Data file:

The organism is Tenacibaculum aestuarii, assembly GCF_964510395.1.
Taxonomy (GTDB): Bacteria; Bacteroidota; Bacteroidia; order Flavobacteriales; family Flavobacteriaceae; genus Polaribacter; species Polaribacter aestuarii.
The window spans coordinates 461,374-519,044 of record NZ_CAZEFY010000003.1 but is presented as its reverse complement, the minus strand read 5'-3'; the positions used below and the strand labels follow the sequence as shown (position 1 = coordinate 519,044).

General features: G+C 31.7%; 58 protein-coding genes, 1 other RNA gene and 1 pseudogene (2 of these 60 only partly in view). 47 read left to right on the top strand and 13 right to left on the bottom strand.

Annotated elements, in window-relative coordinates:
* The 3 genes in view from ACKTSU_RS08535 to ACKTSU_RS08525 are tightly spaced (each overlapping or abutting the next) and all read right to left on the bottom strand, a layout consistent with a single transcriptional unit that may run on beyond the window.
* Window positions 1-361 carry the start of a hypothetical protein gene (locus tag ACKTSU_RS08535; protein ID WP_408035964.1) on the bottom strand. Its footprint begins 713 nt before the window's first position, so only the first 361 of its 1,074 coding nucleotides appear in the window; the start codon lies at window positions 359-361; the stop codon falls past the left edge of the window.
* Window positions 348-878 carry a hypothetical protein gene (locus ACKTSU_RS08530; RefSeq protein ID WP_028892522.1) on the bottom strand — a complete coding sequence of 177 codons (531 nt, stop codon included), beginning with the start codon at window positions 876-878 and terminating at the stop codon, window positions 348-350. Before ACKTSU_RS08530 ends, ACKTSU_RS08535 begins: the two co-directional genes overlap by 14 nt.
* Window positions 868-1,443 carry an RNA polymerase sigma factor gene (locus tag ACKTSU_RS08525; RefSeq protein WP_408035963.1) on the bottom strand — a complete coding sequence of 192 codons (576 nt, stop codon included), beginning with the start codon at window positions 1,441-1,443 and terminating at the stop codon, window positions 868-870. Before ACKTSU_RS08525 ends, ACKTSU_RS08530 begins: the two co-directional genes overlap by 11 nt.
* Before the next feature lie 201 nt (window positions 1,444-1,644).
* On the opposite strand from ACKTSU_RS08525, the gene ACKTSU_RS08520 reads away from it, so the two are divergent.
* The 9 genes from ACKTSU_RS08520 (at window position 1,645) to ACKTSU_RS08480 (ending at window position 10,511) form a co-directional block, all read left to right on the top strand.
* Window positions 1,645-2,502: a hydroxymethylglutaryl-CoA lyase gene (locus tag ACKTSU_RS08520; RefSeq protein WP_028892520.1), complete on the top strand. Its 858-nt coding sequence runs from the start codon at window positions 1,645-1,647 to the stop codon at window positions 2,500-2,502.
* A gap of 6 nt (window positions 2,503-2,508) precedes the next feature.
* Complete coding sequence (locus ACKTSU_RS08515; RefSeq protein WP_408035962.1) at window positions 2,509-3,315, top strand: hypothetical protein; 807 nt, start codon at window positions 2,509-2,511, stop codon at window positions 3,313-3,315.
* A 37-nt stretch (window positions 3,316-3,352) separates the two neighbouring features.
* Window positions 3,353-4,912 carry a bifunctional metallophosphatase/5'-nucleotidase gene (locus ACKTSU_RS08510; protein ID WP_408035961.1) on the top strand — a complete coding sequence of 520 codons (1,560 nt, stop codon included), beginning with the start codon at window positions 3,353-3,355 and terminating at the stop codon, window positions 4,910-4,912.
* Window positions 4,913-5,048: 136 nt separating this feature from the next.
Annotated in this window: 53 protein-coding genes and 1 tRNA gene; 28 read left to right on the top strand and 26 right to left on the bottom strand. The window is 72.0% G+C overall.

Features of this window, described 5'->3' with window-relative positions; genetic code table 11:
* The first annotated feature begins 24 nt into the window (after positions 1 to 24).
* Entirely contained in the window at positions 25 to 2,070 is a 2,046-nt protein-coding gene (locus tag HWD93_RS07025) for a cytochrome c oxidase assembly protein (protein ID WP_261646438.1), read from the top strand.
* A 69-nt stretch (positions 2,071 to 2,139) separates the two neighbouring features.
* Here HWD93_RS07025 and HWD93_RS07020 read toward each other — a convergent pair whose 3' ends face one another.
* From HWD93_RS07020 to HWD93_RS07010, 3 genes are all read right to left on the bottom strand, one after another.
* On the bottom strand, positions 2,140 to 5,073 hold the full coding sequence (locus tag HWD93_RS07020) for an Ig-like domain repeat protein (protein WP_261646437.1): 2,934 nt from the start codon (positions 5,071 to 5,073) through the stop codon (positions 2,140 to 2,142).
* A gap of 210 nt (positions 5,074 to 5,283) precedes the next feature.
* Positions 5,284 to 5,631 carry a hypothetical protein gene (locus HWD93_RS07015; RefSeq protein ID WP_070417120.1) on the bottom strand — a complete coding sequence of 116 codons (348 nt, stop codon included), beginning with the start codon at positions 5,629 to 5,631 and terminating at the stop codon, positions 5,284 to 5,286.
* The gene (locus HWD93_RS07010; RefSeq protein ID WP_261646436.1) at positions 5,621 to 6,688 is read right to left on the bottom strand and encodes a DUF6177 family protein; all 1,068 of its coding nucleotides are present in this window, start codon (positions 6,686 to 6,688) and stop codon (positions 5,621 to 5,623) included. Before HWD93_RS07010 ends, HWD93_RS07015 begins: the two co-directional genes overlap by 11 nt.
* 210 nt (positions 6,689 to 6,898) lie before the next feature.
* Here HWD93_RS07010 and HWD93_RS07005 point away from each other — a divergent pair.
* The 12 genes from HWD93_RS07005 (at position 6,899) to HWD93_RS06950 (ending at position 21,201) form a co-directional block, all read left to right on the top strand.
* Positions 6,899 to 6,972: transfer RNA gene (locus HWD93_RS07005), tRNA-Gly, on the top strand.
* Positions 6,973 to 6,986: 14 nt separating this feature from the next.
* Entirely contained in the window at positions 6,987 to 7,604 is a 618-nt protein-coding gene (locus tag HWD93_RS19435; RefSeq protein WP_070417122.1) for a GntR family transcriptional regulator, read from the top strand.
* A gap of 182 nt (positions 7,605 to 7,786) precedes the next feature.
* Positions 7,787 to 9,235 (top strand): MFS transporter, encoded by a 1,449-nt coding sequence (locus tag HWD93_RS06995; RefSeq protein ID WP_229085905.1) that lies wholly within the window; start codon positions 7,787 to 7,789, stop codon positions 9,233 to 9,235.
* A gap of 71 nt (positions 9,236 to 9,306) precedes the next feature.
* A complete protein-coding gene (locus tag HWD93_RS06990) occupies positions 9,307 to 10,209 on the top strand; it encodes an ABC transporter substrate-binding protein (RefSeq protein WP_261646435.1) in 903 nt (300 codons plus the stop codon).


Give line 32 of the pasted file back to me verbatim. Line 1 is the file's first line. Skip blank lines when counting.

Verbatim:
* The 12 genes from HWD93_RS07005 (at position 6,899) to HWD93_RS06950 (ending at position 21,201) form a co-directional block, all read left to right on the top strand.